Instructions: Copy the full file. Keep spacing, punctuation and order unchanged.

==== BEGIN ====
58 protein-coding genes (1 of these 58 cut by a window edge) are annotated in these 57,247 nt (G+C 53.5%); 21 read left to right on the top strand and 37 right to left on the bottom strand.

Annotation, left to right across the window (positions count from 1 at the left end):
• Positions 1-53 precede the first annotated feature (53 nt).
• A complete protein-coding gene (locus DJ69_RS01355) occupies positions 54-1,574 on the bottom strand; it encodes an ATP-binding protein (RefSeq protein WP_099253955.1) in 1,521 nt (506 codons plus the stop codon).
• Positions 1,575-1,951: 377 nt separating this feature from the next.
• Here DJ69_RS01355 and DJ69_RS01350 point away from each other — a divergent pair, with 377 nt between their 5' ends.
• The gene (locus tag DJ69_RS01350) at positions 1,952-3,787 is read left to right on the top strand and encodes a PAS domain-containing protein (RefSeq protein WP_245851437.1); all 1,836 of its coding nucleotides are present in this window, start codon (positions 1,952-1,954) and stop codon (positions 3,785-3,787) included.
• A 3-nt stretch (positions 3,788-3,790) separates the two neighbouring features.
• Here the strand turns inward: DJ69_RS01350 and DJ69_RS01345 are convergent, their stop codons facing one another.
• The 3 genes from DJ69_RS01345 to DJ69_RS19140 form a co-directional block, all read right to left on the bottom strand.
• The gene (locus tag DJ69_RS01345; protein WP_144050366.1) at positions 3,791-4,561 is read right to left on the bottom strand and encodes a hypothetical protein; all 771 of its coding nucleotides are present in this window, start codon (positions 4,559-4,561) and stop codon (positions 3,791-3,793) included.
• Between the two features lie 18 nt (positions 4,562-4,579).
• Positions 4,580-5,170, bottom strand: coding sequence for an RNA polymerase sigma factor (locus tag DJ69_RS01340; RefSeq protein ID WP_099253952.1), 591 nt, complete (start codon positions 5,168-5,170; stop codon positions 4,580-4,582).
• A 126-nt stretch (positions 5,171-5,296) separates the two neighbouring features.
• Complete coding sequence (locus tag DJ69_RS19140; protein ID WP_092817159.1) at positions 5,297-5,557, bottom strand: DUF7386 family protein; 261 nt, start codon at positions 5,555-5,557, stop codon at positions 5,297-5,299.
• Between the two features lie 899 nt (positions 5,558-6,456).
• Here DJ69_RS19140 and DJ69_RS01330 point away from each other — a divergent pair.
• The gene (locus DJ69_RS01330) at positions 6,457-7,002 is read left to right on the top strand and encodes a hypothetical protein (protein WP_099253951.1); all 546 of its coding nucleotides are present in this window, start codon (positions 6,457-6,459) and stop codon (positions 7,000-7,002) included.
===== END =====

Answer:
58 protein-coding genes (1 of these 58 cut by a window edge) are annotated in these 57,247 nt (G+C 53.5%); 21 read left to right on the top strand and 37 right to left on the bottom strand.

Annotation, left to right across the window (positions count from 1 at the left end):
• Positions 1-53 precede the first annotated feature (53 nt).
• A complete protein-coding gene (locus DJ69_RS01355) occupies positions 54-1,574 on the bottom strand; it encodes an ATP-binding protein (RefSeq protein WP_099253955.1) in 1,521 nt (506 codons plus the stop codon).
• Positions 1,575-1,951: 377 nt separating this feature from the next.
• Here DJ69_RS01355 and DJ69_RS01350 point away from each other — a divergent pair, with 377 nt between their 5' ends.
• The gene (locus tag DJ69_RS01350) at positions 1,952-3,787 is read left to right on the top strand and encodes a PAS domain-containing protein (RefSeq protein WP_245851437.1); all 1,836 of its coding nucleotides are present in this window, start codon (positions 1,952-1,954) and stop codon (positions 3,785-3,787) included.
• A 3-nt stretch (positions 3,788-3,790) separates the two neighbouring features.
• Here the strand turns inward: DJ69_RS01350 and DJ69_RS01345 are convergent, their stop codons facing one another.
• The 3 genes from DJ69_RS01345 to DJ69_RS19140 form a co-directional block, all read right to left on the bottom strand.
• The gene (locus tag DJ69_RS01345; protein WP_144050366.1) at positions 3,791-4,561 is read right to left on the bottom strand and encodes a hypothetical protein; all 771 of its coding nucleotides are present in this window, start codon (positions 4,559-4,561) and stop codon (positions 3,791-3,793) included.
• Between the two features lie 18 nt (positions 4,562-4,579).
• Positions 4,580-5,170, bottom strand: coding sequence for an RNA polymerase sigma factor (locus tag DJ69_RS01340; RefSeq protein ID WP_099253952.1), 591 nt, complete (start codon positions 5,168-5,170; stop codon positions 4,580-4,582).
• A 126-nt stretch (positions 5,171-5,296) separates the two neighbouring features.
• Complete coding sequence (locus tag DJ69_RS19140; protein ID WP_092817159.1) at positions 5,297-5,557, bottom strand: DUF7386 family protein; 261 nt, start codon at positions 5,555-5,557, stop codon at positions 5,297-5,299.
• Between the two features lie 899 nt (positions 5,558-6,456).
• Here DJ69_RS19140 and DJ69_RS01330 point away from each other — a divergent pair.
• The gene (locus DJ69_RS01330) at positions 6,457-7,002 is read left to right on the top strand and encodes a hypothetical protein (protein WP_099253951.1); all 546 of its coding nucleotides are present in this window, start codon (positions 6,457-6,459) and stop codon (positions 7,000-7,002) included.